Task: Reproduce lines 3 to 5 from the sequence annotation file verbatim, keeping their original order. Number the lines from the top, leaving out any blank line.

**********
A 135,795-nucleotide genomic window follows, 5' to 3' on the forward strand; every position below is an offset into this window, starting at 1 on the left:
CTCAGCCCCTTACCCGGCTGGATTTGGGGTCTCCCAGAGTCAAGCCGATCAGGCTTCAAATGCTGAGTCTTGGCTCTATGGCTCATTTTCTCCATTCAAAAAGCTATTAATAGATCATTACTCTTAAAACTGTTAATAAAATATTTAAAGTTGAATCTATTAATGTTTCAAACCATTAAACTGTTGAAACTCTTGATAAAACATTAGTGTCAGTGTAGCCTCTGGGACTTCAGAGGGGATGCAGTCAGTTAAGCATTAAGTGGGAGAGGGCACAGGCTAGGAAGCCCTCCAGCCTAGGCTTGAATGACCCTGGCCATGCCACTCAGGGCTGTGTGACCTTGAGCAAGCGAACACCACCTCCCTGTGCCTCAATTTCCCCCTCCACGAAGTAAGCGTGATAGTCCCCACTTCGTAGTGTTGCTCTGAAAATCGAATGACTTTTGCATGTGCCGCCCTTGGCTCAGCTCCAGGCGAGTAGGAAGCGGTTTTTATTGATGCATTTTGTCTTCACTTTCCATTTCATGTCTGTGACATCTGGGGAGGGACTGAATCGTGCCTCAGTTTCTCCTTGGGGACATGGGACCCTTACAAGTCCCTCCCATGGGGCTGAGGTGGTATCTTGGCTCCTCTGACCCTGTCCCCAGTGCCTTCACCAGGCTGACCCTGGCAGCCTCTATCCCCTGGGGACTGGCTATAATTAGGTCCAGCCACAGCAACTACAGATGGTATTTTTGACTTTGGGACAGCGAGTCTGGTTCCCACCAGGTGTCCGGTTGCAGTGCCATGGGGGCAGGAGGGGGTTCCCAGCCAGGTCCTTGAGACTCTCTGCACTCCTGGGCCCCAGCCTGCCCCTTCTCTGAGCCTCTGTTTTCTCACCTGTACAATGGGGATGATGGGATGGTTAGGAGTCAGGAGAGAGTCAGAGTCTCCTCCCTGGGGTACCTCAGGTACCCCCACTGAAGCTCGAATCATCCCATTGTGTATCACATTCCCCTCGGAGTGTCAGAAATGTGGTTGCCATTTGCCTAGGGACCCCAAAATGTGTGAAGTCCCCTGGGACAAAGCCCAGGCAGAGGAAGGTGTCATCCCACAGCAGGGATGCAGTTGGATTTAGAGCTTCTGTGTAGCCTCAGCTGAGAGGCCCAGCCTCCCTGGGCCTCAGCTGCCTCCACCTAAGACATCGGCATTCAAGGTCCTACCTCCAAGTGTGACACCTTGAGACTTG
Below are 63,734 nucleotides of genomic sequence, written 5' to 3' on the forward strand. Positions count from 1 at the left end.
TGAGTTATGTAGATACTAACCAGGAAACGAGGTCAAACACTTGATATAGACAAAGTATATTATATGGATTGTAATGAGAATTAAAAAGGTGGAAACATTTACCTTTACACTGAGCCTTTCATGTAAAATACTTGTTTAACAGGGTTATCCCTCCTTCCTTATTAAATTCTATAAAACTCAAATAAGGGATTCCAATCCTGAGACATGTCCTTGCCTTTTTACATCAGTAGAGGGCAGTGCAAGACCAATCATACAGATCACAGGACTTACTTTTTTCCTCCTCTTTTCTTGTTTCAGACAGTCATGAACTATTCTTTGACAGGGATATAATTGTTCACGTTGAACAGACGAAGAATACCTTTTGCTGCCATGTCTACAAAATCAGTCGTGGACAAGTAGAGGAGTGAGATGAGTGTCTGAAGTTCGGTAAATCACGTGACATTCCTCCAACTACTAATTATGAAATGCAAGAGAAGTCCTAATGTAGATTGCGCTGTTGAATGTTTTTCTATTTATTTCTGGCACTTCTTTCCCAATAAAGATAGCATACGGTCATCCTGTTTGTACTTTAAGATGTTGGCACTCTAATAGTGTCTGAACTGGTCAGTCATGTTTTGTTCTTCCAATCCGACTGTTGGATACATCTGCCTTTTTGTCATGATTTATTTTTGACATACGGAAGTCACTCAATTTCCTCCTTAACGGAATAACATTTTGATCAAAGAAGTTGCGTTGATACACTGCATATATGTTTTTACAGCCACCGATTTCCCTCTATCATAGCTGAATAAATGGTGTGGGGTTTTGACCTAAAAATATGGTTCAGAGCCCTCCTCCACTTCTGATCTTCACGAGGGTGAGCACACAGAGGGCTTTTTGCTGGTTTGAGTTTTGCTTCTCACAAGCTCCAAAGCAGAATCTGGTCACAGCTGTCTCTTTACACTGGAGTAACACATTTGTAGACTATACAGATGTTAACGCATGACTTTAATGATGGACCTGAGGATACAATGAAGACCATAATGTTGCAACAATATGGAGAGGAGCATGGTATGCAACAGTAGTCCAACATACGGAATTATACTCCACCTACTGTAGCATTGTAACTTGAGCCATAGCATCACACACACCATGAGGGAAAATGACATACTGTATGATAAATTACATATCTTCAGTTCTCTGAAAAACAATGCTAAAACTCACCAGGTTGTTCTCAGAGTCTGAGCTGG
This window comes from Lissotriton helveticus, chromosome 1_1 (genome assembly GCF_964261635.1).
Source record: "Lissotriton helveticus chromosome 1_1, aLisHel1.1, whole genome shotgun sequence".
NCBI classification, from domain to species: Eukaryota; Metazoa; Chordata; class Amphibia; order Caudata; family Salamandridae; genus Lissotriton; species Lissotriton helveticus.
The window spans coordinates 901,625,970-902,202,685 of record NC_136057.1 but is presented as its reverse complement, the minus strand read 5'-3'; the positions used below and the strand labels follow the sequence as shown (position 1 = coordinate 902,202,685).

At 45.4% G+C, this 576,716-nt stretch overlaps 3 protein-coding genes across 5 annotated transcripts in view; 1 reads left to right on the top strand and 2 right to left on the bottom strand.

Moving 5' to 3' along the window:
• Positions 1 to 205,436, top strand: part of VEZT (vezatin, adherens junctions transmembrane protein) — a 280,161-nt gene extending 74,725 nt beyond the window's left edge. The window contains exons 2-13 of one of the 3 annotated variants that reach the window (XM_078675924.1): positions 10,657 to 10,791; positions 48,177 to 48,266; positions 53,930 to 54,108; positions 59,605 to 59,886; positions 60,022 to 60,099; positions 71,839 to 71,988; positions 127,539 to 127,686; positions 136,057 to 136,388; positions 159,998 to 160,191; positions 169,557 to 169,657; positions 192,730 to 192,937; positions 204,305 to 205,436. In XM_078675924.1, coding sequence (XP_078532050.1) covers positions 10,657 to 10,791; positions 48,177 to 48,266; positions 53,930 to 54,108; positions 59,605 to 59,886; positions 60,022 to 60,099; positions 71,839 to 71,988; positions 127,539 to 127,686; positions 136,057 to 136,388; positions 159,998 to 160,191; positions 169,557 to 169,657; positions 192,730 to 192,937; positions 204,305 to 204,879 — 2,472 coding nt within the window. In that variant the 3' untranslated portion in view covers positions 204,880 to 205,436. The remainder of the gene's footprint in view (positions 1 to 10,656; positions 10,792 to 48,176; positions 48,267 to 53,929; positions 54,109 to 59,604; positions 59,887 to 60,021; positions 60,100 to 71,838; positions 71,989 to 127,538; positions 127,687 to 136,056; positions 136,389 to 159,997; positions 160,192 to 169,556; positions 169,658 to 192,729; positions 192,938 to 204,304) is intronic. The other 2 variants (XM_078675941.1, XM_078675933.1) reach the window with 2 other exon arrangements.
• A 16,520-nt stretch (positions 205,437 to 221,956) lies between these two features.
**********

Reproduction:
Below are 63,734 nucleotides of genomic sequence, written 5' to 3' on the forward strand. Positions count from 1 at the left end.
TGAGTTATGTAGATACTAACCAGGAAACGAGGTCAAACACTTGATATAGACAAAGTATATTATATGGATTGTAATGAGAATTAAAAAGGTGGAAACATTTACCTTTACACTGAGCCTTTCATGTAAAATACTTGTTTAACAGGGTTATCCCTCCTTCCTTATTAAATTCTATAAAACTCAAATAAGGGATTCCAATCCTGAGACATGTCCTTGCCTTTTTACATCAGTAGAGGGCAGTGCAAGACCAATCATACAGATCACAGGACTTACTTTTTTCCTCCTCTTTTCTTGTTTCAGACAGTCATGAACTATTCTTTGACAGGGATATAATTGTTCACGTTGAACAGACGAAGAATACCTTTTGCTGCCATGTCTACAAAATCAGTCGTGGACAAGTAGAGGAGTGAGATGAGTGTCTGAAGTTCGGTAAATCACGTGACATTCCTCCAACTACTAATTATGAAATGCAAGAGAAGTCCTAATGTAGATTGCGCTGTTGAATGTTTTTCTATTTATTTCTGGCACTTCTTTCCCAATAAAGATAGCATACGGTCATCCTGTTTGTACTTTAAGATGTTGGCACTCTAATAGTGTCTGAACTGGTCAGTCATGTTTTGTTCTTCCAATCCGACTGTTGGATACATCTGCCTTTTTGTCATGATTTATTTTTGACATACGGAAGTCACTCAATTTCCTCCTTAACGGAATAACATTTTGATCAAAGAAGTTGCGTTGATACACTGCATATATGTTTTTACAGCCACCGATTTCCCTCTATCATAGCTGAATAAATGGTGTGGGGTTTTGACCTAAAAATATGGTTCAGAGCCCTCCTCCACTTCTGATCTTCACGAGGGTGAGCACACAGAGGGCTTTTTGCTGGTTTGAGTTTTGCTTCTCACAAGCTCCAAAGCAGAATCTGGTCACAGCTGTCTCTTTACACTGGAGTAACACATTTGTAGACTATACAGATGTTAACGCATGACTTTAATGATGGACCTGAGGATACAATGAAGACCATAATGTTGCAACAATATGGAGAGGAGCATGGTATGCAACAGTAGTCCAACATACGGAATTATACTCCACCTACTGTAGCATTGTAACTTGAGCCATAGCATCACACACACCATGAGGGAAAATGACATACTGTATGATAAATTACATATCTTCAGTTCTCTGAAAAACAATGCTAAAACTCACCAGGTTGTTCTCAGAGTCTGAGCTGG
This window comes from Lissotriton helveticus, chromosome 1_1 (genome assembly GCF_964261635.1).